• Winnie likes to watch television before bed. Sometimes while I’m watching a movie or a basketball game in the evening, Winnie will come sit next to me or on my lap after she runs around and plays. She watches the TV for about twenty minutes, then falls asleep. Winnie prefers NBA games and action movies.
  • Winnie snores when she sleeps. She gets this from her mother.*
  • Having a dog is just like having a kid. You worry about their safety constantly. You have to provide them with everything, because they can’t take care of themselves. And you clean up a lot of poop. Just like kids.
  • Having a dog is nothing like having a kid. You have to teach kids to do a lot more than sit, stay, and shake. Your worries about your dog’s safety aren’t that intense, because it’s not a part of you. And kids don’t chase bugs and chew them up, then leave them on the patio. I think. I don’t have kids yet.
  • Having a dog and having a kid at the same time must be hard.

*I’ll probably be in trouble for this one. But I’m keeping it in the name of honesty.

Trailer of the Hour: Whiplash

Why I’m pumped: Miles Teller is a great up-and-coming actor, and J.K. Simmons has always been the kind of performer that seems to not get as big a role as I want for him. Reading the press release for this movie was exciting, and the trailer showcases the incredible tension between the two lead actors. I’m ready for Whiplash to come out stat.

Why I’m worried: How do you sustain this premise over an entire movie? It sounds more like an appealing short film you stumble upon online. The pressure is on director Damien Chazelle to keep the whole movie as fascinating as this trailer.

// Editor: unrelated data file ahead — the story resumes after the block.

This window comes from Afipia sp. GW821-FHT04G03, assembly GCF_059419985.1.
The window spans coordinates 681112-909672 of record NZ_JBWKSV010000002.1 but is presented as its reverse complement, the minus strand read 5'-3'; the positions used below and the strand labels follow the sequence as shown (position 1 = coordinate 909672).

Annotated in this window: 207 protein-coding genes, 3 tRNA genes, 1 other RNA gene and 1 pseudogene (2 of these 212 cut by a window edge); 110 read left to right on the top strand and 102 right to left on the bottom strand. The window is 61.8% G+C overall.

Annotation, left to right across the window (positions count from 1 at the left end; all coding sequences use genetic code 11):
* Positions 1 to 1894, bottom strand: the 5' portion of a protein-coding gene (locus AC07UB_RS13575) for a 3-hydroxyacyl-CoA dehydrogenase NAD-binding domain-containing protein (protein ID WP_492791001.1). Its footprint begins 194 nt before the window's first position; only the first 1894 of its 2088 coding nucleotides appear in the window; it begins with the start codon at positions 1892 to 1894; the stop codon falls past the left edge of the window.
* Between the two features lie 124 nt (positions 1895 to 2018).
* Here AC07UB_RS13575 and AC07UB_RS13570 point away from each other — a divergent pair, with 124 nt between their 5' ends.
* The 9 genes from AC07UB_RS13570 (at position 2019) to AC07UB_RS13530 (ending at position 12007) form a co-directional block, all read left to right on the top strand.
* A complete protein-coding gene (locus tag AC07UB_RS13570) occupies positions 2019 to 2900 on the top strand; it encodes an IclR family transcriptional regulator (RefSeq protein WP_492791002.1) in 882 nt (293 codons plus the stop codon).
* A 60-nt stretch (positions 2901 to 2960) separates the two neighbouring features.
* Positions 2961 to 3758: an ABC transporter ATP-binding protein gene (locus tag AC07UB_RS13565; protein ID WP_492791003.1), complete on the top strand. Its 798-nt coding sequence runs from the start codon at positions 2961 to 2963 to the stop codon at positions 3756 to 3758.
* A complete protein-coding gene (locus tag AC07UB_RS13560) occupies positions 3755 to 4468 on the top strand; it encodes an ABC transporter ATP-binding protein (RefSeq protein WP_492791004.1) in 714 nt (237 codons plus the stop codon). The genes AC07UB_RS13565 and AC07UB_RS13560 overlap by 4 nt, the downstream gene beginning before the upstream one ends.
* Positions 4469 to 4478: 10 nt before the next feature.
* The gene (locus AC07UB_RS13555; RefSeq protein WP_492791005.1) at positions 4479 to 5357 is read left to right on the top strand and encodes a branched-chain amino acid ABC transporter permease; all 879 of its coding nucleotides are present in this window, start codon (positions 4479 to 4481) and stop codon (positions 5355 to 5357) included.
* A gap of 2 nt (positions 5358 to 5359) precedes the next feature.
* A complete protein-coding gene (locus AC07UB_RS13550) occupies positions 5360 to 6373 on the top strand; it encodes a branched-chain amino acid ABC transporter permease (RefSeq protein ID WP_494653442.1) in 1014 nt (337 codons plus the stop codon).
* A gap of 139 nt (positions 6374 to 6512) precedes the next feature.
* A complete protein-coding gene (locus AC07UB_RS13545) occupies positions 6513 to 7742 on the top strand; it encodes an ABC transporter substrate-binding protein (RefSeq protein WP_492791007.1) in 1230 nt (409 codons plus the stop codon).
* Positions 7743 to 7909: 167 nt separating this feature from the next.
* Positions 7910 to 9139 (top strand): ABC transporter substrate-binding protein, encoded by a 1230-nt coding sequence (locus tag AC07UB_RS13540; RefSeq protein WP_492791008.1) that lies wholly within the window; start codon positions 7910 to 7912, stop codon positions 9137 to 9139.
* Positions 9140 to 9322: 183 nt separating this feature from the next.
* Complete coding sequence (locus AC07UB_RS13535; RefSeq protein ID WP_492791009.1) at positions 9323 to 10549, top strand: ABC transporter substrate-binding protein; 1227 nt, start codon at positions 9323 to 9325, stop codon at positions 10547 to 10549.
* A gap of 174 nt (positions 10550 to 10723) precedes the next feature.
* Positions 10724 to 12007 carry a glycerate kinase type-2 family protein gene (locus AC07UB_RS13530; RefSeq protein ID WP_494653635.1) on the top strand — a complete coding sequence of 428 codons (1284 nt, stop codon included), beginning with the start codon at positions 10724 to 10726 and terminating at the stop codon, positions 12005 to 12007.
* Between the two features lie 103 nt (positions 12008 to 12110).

Audience Award: Whiplash won this award at Sundance, so while this sounds like the kind of film that critics drool over and regular people avoid, past Audience Award winners have been real crowdpleasers. We can only hope.

Dawn of the Planet of the Apes (2014)

dawn2An ape rides toward you on a horse through a wall of fire while waving an automatic rifle in the air, screaming in an indecipherable tongue. There are two appropriate reactions to this moment. Considering this is a scene in a movie, clutching your hands to your mouth and screaming bloody murder isn’t a viable option. A more practical course of action, if this is an average film with an average hold on your psyche, is to smirk at the audacious cheesiness of it all. But, in this particular scene, the only response that makes sense is perhaps the least expected: to stare in disbelief that someone made a gun-toting chimpanzee on a horse into a legitimately intimidating spectacle.